Four of twenty-six Russian missiles crashed in rural Iran Wednesday, according to U.S. officials. The missiles were launched from warships stationed in the Caspian sea. Both Russian and Iranian officials are denying the claims.
The New York Times reports that it is unclear where the missiles may have landed in Iran, and therefore have not been able to confirm any loss of life or significant damage. Officials say that the path of the missiles would have crossed over northern Iran and Iraq, on the way to Syria.
According to satellite imagery and other technical information sources, four of the twenty-six Syria-bound missiles went astray, striking somewhere in Northern Iran.
The U.S. officials wished to remain anonymous due to discussing military intelligence. The crashes were initially reported by CNN, leading to criticisms from Defense Secretary Ashton B. Carter, who referred to Russia’s actions toward Syria as “unprofessional”. During a news conference, Carter said that no advance notice was given about the missile launch.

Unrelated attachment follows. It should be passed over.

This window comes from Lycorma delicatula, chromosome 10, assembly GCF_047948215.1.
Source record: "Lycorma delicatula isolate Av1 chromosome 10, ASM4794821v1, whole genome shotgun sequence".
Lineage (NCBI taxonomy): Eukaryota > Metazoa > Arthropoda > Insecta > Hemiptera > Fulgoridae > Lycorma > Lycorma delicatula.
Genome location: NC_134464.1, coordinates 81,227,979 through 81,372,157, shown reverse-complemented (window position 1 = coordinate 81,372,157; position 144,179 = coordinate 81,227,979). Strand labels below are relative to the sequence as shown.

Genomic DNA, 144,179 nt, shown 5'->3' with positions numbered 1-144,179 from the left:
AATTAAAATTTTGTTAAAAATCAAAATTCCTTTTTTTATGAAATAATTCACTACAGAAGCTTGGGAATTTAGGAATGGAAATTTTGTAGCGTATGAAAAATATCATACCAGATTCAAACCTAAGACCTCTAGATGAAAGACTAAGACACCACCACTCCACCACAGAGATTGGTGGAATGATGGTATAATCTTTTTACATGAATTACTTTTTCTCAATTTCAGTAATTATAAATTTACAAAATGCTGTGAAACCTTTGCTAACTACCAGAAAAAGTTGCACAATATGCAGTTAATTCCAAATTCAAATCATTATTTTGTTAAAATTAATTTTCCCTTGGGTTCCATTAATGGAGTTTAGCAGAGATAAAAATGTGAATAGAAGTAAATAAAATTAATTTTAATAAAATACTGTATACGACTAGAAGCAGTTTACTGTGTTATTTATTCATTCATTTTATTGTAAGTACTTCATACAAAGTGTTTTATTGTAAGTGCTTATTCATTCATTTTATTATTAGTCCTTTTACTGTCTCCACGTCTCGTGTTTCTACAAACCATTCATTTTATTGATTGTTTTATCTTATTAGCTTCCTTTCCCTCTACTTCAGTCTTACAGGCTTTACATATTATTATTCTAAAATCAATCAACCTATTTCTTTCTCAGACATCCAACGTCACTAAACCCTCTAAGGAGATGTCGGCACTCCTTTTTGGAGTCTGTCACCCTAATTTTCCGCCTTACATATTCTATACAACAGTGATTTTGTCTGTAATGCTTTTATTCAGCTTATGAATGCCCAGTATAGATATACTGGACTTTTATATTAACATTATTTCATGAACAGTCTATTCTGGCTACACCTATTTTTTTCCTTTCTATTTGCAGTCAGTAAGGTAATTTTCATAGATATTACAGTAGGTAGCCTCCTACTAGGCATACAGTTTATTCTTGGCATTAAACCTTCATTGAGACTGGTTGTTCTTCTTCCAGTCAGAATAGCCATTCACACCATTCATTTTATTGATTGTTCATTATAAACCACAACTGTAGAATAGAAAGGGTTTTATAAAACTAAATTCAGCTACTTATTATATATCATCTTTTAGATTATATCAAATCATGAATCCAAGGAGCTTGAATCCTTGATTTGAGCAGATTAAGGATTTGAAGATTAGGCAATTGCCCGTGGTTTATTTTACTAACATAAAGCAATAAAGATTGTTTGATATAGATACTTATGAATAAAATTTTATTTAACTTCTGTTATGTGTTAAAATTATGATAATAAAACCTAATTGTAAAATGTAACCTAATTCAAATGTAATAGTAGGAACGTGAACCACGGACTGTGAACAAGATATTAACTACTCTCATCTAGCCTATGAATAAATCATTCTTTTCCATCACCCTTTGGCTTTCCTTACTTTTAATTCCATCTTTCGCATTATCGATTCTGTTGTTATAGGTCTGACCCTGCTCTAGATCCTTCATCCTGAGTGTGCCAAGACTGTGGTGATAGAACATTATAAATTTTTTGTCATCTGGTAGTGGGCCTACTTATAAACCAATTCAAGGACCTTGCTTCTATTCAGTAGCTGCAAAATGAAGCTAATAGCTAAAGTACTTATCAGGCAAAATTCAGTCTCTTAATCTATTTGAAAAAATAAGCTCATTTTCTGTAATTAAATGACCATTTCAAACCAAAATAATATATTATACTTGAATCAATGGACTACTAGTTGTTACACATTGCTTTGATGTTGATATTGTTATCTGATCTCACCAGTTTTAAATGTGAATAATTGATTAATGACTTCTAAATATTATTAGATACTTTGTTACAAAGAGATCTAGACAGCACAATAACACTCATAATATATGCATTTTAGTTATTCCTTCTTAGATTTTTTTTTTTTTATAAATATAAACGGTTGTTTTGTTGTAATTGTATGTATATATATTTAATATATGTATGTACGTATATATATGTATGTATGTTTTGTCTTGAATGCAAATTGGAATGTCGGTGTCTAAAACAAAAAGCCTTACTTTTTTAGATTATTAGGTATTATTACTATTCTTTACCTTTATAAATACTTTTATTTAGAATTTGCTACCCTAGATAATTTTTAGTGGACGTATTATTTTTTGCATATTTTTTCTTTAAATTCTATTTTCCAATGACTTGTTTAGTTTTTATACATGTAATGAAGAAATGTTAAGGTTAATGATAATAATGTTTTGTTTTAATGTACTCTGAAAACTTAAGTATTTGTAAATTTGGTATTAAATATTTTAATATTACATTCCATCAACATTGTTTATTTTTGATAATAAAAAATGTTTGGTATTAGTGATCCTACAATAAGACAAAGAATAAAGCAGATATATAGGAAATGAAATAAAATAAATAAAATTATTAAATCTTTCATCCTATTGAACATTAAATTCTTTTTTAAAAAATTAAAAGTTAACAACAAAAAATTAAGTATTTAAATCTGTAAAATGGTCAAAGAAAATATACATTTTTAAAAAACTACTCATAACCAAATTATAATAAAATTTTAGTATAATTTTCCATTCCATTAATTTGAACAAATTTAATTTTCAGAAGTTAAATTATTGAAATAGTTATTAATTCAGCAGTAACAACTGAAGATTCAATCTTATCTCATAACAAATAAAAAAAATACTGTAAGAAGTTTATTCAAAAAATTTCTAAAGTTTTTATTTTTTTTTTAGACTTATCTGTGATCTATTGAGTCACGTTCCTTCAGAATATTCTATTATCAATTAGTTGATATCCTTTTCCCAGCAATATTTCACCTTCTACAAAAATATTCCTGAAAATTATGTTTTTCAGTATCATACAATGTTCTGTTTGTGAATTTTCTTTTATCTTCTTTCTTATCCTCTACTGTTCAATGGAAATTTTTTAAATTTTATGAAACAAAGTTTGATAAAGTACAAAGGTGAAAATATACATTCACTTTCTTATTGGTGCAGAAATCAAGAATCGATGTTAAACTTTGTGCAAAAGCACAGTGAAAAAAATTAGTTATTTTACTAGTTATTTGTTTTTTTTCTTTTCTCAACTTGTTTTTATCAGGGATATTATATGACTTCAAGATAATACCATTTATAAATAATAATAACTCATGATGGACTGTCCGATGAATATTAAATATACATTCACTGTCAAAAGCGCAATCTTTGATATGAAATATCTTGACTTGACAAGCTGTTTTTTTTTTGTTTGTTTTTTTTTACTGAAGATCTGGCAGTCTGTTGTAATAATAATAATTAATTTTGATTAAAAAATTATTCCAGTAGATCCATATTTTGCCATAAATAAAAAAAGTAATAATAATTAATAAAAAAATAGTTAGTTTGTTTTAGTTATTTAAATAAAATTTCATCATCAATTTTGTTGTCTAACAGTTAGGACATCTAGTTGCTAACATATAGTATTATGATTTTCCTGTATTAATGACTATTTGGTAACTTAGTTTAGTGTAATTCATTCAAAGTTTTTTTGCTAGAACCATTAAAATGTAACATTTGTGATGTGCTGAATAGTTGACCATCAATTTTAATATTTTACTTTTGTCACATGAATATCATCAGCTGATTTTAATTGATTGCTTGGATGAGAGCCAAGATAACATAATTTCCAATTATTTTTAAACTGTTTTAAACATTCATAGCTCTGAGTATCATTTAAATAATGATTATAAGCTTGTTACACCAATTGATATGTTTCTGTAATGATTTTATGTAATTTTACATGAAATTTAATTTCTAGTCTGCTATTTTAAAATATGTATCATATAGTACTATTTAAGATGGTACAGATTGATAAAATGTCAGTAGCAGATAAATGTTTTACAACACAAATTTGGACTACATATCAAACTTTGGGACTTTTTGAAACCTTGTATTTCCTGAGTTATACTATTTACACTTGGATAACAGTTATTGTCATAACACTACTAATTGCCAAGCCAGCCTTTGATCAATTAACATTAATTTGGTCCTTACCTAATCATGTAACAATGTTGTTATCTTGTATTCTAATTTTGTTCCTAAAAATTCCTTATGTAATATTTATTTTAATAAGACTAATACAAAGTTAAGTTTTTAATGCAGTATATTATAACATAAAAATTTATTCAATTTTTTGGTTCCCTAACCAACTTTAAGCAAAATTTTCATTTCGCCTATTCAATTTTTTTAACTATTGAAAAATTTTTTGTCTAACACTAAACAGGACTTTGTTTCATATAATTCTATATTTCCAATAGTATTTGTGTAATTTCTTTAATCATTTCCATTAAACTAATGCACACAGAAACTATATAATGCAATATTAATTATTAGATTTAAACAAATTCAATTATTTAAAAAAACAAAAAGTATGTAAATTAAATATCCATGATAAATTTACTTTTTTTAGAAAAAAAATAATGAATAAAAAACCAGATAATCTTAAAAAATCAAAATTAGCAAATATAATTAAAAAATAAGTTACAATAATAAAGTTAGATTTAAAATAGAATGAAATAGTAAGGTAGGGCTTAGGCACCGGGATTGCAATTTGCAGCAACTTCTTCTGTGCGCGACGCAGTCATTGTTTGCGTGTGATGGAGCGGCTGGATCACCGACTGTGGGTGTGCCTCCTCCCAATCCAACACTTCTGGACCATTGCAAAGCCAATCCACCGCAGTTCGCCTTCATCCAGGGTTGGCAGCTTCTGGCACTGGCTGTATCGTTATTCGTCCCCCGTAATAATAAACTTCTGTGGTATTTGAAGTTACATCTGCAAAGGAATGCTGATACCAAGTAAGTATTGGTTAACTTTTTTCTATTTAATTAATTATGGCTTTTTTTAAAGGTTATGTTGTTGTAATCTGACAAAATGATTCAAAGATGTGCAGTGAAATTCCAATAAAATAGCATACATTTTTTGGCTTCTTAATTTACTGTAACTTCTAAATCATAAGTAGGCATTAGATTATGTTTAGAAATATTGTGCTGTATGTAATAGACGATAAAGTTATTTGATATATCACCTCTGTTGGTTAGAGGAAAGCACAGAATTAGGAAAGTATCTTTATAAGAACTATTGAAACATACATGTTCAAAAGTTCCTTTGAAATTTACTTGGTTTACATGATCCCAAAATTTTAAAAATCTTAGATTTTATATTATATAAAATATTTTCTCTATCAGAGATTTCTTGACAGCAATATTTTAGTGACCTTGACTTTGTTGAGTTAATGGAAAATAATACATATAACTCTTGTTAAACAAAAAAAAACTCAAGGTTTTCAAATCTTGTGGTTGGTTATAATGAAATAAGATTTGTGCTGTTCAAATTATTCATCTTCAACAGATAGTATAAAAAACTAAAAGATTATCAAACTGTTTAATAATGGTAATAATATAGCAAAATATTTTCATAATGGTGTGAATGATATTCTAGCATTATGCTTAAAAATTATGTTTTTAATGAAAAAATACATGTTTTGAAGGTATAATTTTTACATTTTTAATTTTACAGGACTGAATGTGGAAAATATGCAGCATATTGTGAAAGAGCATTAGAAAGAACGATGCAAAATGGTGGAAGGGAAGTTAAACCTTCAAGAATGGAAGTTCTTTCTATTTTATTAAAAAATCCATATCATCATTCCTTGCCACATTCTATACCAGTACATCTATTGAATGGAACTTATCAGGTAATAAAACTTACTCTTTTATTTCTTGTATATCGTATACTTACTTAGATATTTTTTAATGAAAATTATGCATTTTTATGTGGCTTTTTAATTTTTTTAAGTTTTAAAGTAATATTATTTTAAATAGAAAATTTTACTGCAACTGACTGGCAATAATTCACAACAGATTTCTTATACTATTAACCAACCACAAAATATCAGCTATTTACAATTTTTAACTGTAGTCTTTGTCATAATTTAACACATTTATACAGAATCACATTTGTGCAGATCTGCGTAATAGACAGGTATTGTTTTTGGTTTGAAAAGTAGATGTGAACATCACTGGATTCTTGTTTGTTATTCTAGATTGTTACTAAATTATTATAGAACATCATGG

Officials say that the malfunction should not have been unexpected, as it was the first operational test of the missiles during wartime. American officials have expressed surprise at the use of these missiles, as they are more commonly used in air defenses.
Russia and Syria are allies. Russia has been attacking rebel groups in the country. These groups do not have air defenses.
American officials are speculating that Russia was attempting to demonstrate its missile force to the world. A spokesperson for the Russian military operation in question denied that any missiles failed to hit their intended targets.
A few social media users have linked the rumored crashes to the explosion of an unidentified flying object that crashed into a mountainous area in Northern Iran, Wednesday.